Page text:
Considered one of the very finest Swiss cheeses, Gruyere’s nutty, salty flavor and melting properties make it an ideal cheese for dishes where a melty cheese is crucial to the final product, from fondue, pizza, and sandwiches to souffles and tarts. If you’re unable to find Gruyere at your local grocery store or you’re just trying to find a different cheese that still has the same meltability, there are a variety of options to choose from that have similar flavor profiles to Gruyere that will compliment your food, or even your wine.
When looking for cheese alternatives, be aware; even cheeses that make for great stand-ins will taste differently, so when picking out your Gruyere alternative, make sure to start with a small amount and work yourself up to more to make sure you like the taste. With cheesy options hailing from Switzerland, France, and Norway, our guide to the 6 best substitutes for Gruyere cheese will introduce you to some delicious, cheesy options that can stand in for Gruyere in all of your favorite cheese-laden dishes.
If you’re hoping to find a cheese substitute for Gruyere that’s also in the Swiss family, try Emmentaler. A medium-hard cow’s milk cheese, Emmentaler makes for a great alternative to gruyere in a variety of cheesy dishes, from bruschetta and fondue to tarts, pastries, and in raviolis. Emmentaler cheese is aged anywhere from two to 18 months, so when using Emmentaler as a gruyere substitute, be sure to find an aged version that you like.
Another swiss cheese with serious melting power is raclette, which can be aged anywhere from three to six months and gets its name from a dish where the cheese is melted and then scraped onto a plate. Mostly enjoyed with warm beverages, raclette is the best gruyere substitute when it comes to dishes where extra melted cheese is crucial, like lasagna, pizza, sandwiches, and fondues.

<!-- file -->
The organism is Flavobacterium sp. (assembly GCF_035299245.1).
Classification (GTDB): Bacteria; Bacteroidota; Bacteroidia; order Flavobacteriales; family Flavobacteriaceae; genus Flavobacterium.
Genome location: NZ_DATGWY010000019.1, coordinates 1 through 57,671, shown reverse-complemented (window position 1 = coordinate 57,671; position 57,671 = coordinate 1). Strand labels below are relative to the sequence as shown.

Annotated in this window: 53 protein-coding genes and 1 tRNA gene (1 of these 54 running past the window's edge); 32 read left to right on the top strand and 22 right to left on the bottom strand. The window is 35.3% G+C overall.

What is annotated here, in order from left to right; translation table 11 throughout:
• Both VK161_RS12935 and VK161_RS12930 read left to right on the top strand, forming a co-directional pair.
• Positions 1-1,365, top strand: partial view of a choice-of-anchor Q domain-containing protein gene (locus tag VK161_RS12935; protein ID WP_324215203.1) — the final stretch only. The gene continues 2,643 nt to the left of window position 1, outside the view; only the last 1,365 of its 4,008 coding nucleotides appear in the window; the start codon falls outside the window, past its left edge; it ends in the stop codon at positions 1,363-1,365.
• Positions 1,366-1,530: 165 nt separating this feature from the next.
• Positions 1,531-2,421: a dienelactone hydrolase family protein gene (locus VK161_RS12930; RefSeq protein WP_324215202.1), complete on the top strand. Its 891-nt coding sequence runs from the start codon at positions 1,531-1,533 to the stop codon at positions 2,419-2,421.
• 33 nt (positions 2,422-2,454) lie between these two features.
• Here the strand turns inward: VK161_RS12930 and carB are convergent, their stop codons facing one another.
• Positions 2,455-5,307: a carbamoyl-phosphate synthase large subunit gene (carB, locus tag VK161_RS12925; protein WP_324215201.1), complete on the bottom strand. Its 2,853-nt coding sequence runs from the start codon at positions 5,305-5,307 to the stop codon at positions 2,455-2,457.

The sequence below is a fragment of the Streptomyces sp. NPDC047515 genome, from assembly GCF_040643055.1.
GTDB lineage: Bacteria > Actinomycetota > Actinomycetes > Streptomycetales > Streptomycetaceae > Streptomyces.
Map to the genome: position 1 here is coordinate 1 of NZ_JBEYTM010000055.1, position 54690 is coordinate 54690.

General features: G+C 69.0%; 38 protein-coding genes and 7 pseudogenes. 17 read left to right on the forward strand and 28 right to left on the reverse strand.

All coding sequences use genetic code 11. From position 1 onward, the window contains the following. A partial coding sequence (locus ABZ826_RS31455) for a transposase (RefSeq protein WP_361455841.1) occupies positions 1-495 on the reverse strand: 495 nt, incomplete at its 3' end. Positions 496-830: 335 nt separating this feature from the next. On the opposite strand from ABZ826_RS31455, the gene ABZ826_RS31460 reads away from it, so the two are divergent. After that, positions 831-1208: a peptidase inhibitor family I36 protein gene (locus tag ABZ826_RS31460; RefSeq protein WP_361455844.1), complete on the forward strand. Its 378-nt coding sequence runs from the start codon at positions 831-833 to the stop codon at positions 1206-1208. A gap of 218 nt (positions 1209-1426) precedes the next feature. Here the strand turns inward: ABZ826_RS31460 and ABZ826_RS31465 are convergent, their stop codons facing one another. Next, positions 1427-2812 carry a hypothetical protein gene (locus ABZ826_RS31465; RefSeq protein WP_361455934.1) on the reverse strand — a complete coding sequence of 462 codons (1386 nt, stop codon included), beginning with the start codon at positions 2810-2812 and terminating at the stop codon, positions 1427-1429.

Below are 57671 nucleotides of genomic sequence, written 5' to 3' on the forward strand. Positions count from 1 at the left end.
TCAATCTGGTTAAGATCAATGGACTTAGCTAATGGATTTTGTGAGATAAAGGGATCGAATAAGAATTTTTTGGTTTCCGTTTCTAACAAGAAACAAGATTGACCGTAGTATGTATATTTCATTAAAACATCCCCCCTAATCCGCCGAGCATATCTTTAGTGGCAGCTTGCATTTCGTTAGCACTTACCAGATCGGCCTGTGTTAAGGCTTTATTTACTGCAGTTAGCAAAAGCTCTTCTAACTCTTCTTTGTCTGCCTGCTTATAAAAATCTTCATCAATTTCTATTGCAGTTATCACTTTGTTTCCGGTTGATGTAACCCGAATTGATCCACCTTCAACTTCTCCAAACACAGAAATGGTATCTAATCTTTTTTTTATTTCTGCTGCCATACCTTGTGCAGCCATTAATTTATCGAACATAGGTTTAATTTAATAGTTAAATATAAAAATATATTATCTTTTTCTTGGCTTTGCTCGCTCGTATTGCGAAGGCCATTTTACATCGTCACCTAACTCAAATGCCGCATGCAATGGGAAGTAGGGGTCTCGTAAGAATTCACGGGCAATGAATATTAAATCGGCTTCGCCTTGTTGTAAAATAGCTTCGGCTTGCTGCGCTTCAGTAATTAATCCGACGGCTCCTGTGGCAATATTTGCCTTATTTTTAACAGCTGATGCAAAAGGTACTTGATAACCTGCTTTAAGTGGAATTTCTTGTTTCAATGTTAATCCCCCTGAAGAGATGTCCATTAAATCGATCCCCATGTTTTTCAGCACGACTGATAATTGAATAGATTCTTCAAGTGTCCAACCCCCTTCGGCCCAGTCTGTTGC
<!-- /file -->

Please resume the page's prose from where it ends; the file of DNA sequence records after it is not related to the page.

A semi-soft cow’s milk cheese from Norway, Jarlsberg has a nutty, sweet flavor that pairs well with beer and white wine, but also makes for a fantastic gruyere replacement. Whether you need gruyere for cooking, baking, or just a quick afternoon snack, Jarlsberg’s mild flavor and melting abilities is an ideal stand-in.
A French cheese, comte is made from unpasteurized cow’s milk and makes for a great gruyere substitute when it comes to melty cheese dishes that rely on the cheese as the focal point for flavor, like fondue, souffle, pizza, or pasta. It is brine-washed to enhance the strong, slightly sweet taste, and can be aged anywhere from eight to 12 months.
Another French cheese, Beaufort is also made from unpasteurized cow’s milk and has great melting properties, meaning it can stand-in for gruyere in any dish where the meltiness of the cheese is important. While Beaufort is a delicious cheese, it can run on the more expensive side, so if you are looking to this cheese as your gruyere replacement, be prepared to pay a little more.
Appenzeller Swiss cheese is a bit more expensive in comparison to gruyere, but when it comes to flavor it is a great substitute if you’re willing to spend a bit more. Each coated in a brine containing wine or cider, there are three varieties of this hard cheese to choose from in stores: classic is aged for three to four months; Surchoix is aged for four to six months; and extra is aged for at least six months.